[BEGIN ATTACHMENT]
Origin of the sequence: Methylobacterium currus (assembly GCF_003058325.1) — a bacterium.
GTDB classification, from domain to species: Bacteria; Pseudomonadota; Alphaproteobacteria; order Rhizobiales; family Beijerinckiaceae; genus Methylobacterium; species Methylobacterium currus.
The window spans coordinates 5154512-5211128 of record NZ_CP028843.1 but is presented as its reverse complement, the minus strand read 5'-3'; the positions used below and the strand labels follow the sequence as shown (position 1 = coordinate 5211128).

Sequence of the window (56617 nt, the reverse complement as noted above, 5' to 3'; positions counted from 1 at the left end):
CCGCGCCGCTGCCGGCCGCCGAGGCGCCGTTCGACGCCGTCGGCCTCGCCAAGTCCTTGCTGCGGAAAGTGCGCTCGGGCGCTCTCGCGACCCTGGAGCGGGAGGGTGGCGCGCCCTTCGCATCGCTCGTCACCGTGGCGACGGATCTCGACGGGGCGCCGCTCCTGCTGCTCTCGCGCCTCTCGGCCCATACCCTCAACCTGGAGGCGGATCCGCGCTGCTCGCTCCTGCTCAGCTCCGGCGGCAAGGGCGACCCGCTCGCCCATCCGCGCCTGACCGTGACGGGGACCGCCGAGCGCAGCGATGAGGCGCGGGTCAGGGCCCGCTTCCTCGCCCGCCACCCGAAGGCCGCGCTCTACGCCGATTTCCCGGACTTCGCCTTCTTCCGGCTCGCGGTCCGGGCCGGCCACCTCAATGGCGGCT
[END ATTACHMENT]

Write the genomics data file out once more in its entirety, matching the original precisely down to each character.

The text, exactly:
Origin of the sequence: Methylobacterium currus (assembly GCF_003058325.1) — a bacterium.
GTDB classification, from domain to species: Bacteria; Pseudomonadota; Alphaproteobacteria; order Rhizobiales; family Beijerinckiaceae; genus Methylobacterium; species Methylobacterium currus.
The window spans coordinates 5154512-5211128 of record NZ_CP028843.1 but is presented as its reverse complement, the minus strand read 5'-3'; the positions used below and the strand labels follow the sequence as shown (position 1 = coordinate 5211128).

Sequence of the window (56617 nt, the reverse complement as noted above, 5' to 3'; positions counted from 1 at the left end):
CCGCGCCGCTGCCGGCCGCCGAGGCGCCGTTCGACGCCGTCGGCCTCGCCAAGTCCTTGCTGCGGAAAGTGCGCTCGGGCGCTCTCGCGACCCTGGAGCGGGAGGGTGGCGCGCCCTTCGCATCGCTCGTCACCGTGGCGACGGATCTCGACGGGGCGCCGCTCCTGCTGCTCTCGCGCCTCTCGGCCCATACCCTCAACCTGGAGGCGGATCCGCGCTGCTCGCTCCTGCTCAGCTCCGGCGGCAAGGGCGACCCGCTCGCCCATCCGCGCCTGACCGTGACGGGGACCGCCGAGCGCAGCGATGAGGCGCGGGTCAGGGCCCGCTTCCTCGCCCGCCACCCGAAGGCCGCGCTCTACGCCGATTTCCCGGACTTCGCCTTCTTCCGGCTCGCGGTCCGGGCCGGCCACCTCAATGGCGGCT